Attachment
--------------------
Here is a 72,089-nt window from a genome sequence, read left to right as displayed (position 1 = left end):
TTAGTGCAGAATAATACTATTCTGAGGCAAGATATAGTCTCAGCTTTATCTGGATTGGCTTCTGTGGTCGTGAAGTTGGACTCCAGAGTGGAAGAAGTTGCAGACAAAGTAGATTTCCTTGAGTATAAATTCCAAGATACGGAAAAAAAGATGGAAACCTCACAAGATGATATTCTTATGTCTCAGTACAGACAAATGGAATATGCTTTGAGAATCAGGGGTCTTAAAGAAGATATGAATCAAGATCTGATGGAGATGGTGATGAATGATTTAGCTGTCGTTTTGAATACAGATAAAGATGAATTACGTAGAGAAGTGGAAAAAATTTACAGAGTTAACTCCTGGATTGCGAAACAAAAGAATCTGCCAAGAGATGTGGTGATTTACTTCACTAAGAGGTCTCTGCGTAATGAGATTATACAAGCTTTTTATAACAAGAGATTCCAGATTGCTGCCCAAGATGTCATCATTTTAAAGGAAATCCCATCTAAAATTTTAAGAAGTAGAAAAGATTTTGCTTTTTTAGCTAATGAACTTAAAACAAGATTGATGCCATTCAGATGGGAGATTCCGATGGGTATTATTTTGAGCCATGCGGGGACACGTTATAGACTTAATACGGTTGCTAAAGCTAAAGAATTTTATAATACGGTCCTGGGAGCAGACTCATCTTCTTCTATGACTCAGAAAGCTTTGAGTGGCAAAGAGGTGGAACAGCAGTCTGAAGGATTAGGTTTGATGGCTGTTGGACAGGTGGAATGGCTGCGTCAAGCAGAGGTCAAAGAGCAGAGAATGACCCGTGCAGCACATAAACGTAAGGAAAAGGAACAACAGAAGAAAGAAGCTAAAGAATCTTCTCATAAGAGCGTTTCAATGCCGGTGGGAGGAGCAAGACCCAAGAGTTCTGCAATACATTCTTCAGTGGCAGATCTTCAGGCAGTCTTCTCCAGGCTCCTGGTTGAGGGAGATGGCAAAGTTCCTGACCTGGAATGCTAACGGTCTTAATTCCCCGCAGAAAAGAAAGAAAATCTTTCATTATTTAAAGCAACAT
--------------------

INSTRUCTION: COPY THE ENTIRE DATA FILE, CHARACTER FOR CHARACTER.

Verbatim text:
Here is a 72,089-nt window from a genome sequence, read left to right as displayed (position 1 = left end):
TTAGTGCAGAATAATACTATTCTGAGGCAAGATATAGTCTCAGCTTTATCTGGATTGGCTTCTGTGGTCGTGAAGTTGGACTCCAGAGTGGAAGAAGTTGCAGACAAAGTAGATTTCCTTGAGTATAAATTCCAAGATACGGAAAAAAAGATGGAAACCTCACAAGATGATATTCTTATGTCTCAGTACAGACAAATGGAATATGCTTTGAGAATCAGGGGTCTTAAAGAAGATATGAATCAAGATCTGATGGAGATGGTGATGAATGATTTAGCTGTCGTTTTGAATACAGATAAAGATGAATTACGTAGAGAAGTGGAAAAAATTTACAGAGTTAACTCCTGGATTGCGAAACAAAAGAATCTGCCAAGAGATGTGGTGATTTACTTCACTAAGAGGTCTCTGCGTAATGAGATTATACAAGCTTTTTATAACAAGAGATTCCAGATTGCTGCCCAAGATGTCATCATTTTAAAGGAAATCCCATCTAAAATTTTAAGAAGTAGAAAAGATTTTGCTTTTTTAGCTAATGAACTTAAAACAAGATTGATGCCATTCAGATGGGAGATTCCGATGGGTATTATTTTGAGCCATGCGGGGACACGTTATAGACTTAATACGGTTGCTAAAGCTAAAGAATTTTATAATACGGTCCTGGGAGCAGACTCATCTTCTTCTATGACTCAGAAAGCTTTGAGTGGCAAAGAGGTGGAACAGCAGTCTGAAGGATTAGGTTTGATGGCTGTTGGACAGGTGGAATGGCTGCGTCAAGCAGAGGTCAAAGAGCAGAGAATGACCCGTGCAGCACATAAACGTAAGGAAAAGGAACAACAGAAGAAAGAAGCTAAAGAATCTTCTCATAAGAGCGTTTCAATGCCGGTGGGAGGAGCAAGACCCAAGAGTTCTGCAATACATTCTTCAGTGGCAGATCTTCAGGCAGTCTTCTCCAGGCTCCTGGTTGAGGGAGATGGCAAAGTTCCTGACCTGGAATGCTAACGGTCTTAATTCCCCGCAGAAAAGAAAGAAAATCTTTCATTATTTAAAGCAACAT